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Title: Enhancing the Representation of Subgrid Land Surface Characteristics in Land Surface Models

Land surface heterogeneity has long been recognized and increasingly incorporated in the land surface modelling. In most existing land surface models, the spatial variability of surface cover is represented as subgrid composition of multiple surface cover types. In this study, we developed a new subgrid classification method (SGC) that accounts for the topographic variability of the vegetation cover. Each model grid cell was represented with a number of elevation classes and each elevation class was further described by a number of vegetation types. The numbers of elevation classes and vegetation types were variable and optimized for each model grid so that the spatial variability of both elevation and vegetation can be reasonably explained given a pre-determined total number of classes. The subgrid structure of the Community Land Model (CLM) was used as an example to illustrate the newly developed method in this study. With similar computational burden as the current subgrid vegetation representation in CLM, the new method is able to explain at least 80% of the total subgrid PFTs and greatly reduced the variations of elevation within each subgrid class compared to the baseline method where a single elevation class is assigned to each subgrid PFT. The new methodmore » was also evaluated against two other subgrid methods (SGC1 and SGC2) that assigned fixed numbers of elevation and vegetation classes for each model grid with different perspectives of surface cover classification. Implemented at five model resolutions (0.1°, 0.25°, 0.5°, 1.0° and 2.0°) with three maximum-allowed total number of classes N_class of 24, 18 and 12 representing different computational burdens over the North America (NA) continent, the new method showed variable performances compared to the SGC1 and SGC2 methods. However, the advantage of the SGC method over the other two methods clearly emerged at coarser model resolutions and with moderate computational intensity (N_class = 18) as it explained the most PFTs and elevation variability among the three subgrid methods. Spatially, the SGC method explained more elevation variability in topography-complex areas and more vegetation variability in flat areas. Furthermore, the variability of both elevation and vegetation explained by the new method was more spatially homogeneous regardless of the model resolutions and computational burdens. The SGC method will be implemented in CLM over the NA continent to assess its impacts on simulating land surface processes.« less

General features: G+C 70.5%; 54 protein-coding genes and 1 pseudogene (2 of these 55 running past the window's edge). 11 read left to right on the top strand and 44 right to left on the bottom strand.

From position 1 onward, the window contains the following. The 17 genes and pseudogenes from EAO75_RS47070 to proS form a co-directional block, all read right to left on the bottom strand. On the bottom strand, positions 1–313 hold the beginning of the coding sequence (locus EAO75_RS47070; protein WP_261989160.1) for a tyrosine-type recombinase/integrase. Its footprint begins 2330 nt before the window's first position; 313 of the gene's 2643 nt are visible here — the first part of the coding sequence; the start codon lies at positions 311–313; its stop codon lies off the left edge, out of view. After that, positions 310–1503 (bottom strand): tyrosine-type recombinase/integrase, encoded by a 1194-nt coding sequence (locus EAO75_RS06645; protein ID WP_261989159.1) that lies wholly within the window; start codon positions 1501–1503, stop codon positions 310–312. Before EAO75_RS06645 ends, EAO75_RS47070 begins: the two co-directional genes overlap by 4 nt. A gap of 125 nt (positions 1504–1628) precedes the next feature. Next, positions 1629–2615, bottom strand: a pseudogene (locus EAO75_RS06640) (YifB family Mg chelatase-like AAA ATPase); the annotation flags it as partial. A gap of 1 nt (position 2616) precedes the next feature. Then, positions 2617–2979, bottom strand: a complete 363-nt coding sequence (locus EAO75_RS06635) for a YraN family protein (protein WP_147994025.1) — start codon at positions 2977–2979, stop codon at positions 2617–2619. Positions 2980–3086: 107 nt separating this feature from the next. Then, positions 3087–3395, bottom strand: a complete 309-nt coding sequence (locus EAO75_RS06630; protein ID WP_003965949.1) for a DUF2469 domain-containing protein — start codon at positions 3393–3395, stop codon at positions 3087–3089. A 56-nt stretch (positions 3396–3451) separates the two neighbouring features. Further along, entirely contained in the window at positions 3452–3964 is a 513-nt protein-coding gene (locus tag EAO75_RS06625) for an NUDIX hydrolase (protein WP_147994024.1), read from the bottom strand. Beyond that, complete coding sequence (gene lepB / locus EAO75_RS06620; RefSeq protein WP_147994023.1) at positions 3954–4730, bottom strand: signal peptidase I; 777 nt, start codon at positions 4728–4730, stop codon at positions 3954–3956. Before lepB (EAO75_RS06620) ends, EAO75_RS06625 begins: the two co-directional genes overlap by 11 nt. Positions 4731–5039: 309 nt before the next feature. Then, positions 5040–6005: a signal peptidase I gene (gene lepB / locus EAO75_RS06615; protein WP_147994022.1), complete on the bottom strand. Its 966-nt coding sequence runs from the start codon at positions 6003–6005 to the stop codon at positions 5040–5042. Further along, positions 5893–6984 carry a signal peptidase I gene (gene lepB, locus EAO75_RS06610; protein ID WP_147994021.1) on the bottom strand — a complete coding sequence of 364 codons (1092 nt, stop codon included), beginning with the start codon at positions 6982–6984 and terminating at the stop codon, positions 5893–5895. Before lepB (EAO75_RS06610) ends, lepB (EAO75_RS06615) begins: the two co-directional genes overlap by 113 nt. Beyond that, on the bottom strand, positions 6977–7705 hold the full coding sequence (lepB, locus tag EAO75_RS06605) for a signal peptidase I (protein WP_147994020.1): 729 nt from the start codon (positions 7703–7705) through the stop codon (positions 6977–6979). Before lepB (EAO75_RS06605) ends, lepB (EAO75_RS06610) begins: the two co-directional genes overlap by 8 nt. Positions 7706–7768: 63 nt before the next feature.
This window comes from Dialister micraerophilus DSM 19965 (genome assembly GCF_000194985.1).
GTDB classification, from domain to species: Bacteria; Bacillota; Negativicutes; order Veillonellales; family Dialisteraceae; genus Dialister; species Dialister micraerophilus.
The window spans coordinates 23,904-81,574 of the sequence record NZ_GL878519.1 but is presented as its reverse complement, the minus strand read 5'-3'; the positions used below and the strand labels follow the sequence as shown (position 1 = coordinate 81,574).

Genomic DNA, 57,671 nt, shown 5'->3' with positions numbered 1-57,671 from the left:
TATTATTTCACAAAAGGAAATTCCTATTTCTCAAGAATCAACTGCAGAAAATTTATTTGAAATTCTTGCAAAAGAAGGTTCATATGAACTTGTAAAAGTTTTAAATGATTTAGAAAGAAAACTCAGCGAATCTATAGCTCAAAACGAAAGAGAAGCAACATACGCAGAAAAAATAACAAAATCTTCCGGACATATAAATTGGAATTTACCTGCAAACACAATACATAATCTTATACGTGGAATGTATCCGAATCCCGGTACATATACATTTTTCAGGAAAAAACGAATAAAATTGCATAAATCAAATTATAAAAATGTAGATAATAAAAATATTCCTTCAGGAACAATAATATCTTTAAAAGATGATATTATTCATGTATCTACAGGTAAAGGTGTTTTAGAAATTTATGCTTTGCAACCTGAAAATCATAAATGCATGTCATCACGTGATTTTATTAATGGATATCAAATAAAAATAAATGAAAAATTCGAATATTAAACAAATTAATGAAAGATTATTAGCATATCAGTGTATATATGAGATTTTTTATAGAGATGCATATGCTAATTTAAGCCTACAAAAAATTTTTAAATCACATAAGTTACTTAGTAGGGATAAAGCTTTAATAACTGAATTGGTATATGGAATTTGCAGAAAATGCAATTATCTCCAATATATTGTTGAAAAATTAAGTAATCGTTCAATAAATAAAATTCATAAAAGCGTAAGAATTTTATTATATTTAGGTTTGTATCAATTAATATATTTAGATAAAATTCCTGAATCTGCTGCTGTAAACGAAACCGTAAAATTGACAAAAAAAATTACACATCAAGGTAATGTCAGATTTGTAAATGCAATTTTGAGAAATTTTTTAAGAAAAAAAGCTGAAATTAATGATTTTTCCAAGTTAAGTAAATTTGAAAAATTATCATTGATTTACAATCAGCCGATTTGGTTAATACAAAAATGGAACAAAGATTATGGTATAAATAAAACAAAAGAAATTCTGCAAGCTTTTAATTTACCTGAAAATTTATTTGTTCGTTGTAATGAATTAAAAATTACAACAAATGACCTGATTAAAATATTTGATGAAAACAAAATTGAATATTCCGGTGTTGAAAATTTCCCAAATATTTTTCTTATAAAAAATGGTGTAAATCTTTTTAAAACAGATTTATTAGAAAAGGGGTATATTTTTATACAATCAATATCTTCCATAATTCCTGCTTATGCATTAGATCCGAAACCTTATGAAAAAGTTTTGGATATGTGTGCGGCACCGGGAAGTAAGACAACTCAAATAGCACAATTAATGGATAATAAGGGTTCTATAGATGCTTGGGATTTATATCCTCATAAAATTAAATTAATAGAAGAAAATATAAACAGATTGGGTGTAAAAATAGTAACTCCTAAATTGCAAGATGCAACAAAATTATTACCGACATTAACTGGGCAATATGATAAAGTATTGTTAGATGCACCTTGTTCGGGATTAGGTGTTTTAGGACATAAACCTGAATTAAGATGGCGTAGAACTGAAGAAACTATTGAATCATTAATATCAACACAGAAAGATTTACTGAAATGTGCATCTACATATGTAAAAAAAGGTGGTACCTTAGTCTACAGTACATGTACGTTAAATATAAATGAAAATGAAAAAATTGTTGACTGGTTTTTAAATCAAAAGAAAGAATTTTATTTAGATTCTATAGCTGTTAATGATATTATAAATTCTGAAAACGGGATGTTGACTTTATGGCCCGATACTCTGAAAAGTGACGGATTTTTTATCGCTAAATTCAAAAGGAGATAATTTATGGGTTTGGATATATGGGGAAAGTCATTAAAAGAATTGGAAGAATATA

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Journal Article
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Journal Name: Geoscientific Model Development, 6:1609-1622
Research Org:
Pacific Northwest National Laboratory (PNNL), Richland, WA (US)
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Country of Publication:
United States
Subgrid land surface; characteristics; land surface models